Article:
Researchers Study Vaccines For Skin Cancer Can targeted vaccines help the human immune system respond better to cancer therapies? Douglas Schwartzentruber, medical director of the Center for Cancer Care at the Goshen Health System in Goshen, Ind., describes a study of a vaccine that can help slow the progress of metastatic melanoma.
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Researchers Study Vaccines For Skin Cancer

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Researchers Study Vaccines For Skin Cancer

Researchers Study Vaccines For Skin Cancer

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IRA FLATOW, host:

For the rest of the hour, new work on cancer vaccines. This week at the meeting of the American Society of Clinical Oncology, researchers presented work on many cancer-related topics, but one of the hot fields this year was cancer vaccines and ways to stimulate the body's immune system to help battle cancer cells.

And joining me now is Douglas Schwartzentruber. He's the medical director at the Center for Cancer Care at Goshen Health System in Goshen, Indiana. And he presented the results of a study looking at a vaccine and a treatment of metastatic melanoma. He joins us by phone.

Welcome to SCIENCE FRIDAY.

Dr. DOUGLAS SCHWARTZENTRUBER (Medical Director, Center for Cancer Care at Goshen Health System): Thank you. I'm glad to be part of the show.

FLATOW: Tell us what is this vaccine like. Can you describe it for us?

Dr. SCHWARTZENTRUBER: Yes. This is a vaccine that is a portion of actual - an actual protein that is present on the surface of the melanoma cancer cells. And so, this fragment of a protein is injected into the thigh or into the body and it stimulates the immune system to develop a very specific response to the cancer.

FLATOW: Hmm. So you mean white blood cells start to attack the cancer?

Dr. SCHWARTZENTRUBER: That is the principle behind it is that white blood cells would be educated to recognize a cancer and it needs to be given along with another biologic agent called interleukin-2, which is a growth factor for these T lymphocytes, these white blood cells.

FLATOW: So…

Dr. SCHWARTZENTRUBER: And so that they are grown in large quantities in the body now and then they can hopefully go in and find the cancers and attack them.

FLATOW: So you stimulate the body with one drug to make a lot of white cells and then you stimulate them to go attack.

Dr. SCHWARTZENTRUBER: Exactly.

FLATOW: And to find the cancer cells. And how efficient are they at this?

Dr. SCHWARTZENTRUBER: Well, at this point, they could be more efficient. The response rates, in other words the numbers of patients that have shrinkage of their cancers as a result of this treatment, is about 22 percent. You might say, wow, that's not a high number. However, that is double, with the vaccine, than if you just gave the one biologic agent alone, the interleukin-2 alone.

FLATOW: Mm-hmm. And so, you're - so this has passed the laboratory rat studies. And you're testing this on in people.

Dr. SCHWARTZENTRUBER: Exactly. This was a clinical trial with 185 patients. Half the patients received the one FDA-approved drug, called Interleukin-2. The other half received that same Interleukin-2 in conjunction with the vaccine, sort of testing that question, is there a role for a vaccine in melanoma?

FLATOW: Right. And melanoma is very deadly.

Dr. SCHWARTZENTRUBER: It can be. Once it has spread, even though it starts in the skin, it can spread to other parts of the body. And only about 10 percent of people live five years with metastatic or this widely disseminated melanoma.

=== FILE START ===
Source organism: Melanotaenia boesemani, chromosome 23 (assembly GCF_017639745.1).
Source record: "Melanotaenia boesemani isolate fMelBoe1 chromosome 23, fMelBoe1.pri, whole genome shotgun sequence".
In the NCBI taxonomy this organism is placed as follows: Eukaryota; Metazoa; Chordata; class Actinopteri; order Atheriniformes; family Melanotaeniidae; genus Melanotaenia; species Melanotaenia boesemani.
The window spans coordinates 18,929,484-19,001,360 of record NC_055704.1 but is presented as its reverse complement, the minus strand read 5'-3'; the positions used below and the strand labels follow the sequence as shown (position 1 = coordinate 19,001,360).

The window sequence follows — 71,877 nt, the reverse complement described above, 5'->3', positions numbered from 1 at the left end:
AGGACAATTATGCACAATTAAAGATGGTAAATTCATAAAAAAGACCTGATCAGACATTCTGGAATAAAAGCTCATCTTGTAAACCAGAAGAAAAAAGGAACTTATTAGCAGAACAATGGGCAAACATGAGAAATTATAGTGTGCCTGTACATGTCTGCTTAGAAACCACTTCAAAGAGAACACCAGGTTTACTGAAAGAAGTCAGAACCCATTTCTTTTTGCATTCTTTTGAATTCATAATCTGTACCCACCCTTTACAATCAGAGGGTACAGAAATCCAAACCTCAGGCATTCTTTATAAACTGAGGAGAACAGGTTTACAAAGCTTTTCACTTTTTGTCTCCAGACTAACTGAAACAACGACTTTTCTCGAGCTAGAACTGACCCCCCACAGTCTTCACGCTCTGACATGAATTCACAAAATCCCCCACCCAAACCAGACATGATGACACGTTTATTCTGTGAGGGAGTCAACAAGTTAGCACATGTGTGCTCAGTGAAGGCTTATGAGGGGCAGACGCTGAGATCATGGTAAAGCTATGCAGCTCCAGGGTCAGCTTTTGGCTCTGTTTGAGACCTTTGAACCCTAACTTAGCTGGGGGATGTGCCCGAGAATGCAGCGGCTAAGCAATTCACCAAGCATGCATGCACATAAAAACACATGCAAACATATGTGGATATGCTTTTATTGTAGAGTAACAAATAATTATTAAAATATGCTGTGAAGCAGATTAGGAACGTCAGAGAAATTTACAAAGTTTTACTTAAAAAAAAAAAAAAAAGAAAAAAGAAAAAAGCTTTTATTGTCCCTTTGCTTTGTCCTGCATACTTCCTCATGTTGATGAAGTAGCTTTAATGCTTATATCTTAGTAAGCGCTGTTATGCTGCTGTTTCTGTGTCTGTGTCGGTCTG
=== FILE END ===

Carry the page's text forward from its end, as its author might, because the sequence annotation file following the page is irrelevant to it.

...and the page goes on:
FLATOW: Mm-hmm. How can you theoretically make it become more efficient instead of just getting a 22 percent? And you say that is double the normal rate. How can you make it more efficient at what it does?

Dr. SCHWARTZENTRUBER: That is the challenge for the next clinical trial. We are just beginning to understand the immune system. And in many ways, this particular study is a proof of principle. It's the first time now that we've seen a vaccine work for melanoma, and it's one of the first times in cancer in general where we've seen a benefit of a vaccine to treat an established cancer.

FLATOW: Mm-hmm. We normally think of vaccines as preventing a disease. You know, you get it in advance to protect you from a disease.

Dr. SCHWARTZENTRUBER: And that is what most of our infectious disease vaccines do. We give it in advance. We try to prevent an infection from developing. In cancer, we're treating established cancer, so it's a much taller order to ask of this vaccine. We're trying to get cancers that are already existing to go away, and we do this with an immune approach, similar to the immune approach that is utilized in some infectious a foreign agents.

FLATOW: Yeah. 1-800-989-8255. Talking about some recent work in developing a cancer vaccine against melanoma.

And this is different than, let's say, standard chemotherapy or cancer treatments where you try to use an external drug to kill the cancer cells themselves. Here, you're tweaking the immune system to do that for you.

Dr. SCHWARTZENTRUBER: You are correct. And so, a standard chemotherapy is a poison. Immune therapy, on the other hand, builds up the body's own immune defenses. The challenge is to get the body's immune system to recognize the cancer as being foreign, as not being part of the body. And once you can get the body to recognize a foreign invader, so to speak, then you can develop successful immunotherapies.

FLATOW: Well, is it simply a - now an engineering process of finding different - these protein markers on the cells with different cancers and then having those white blood cells attack them, too.

Dr. SCHWARTZENTRUBER: It's more complex than that. We've been…

FLATOW: Shucks.

Dr. SCHWARTZENTRUBER: …pretty good…

(Soundbite of laughter)

FLATOW: Yeah.

Dr. SCHWARTZENTRUBER: …at finding these…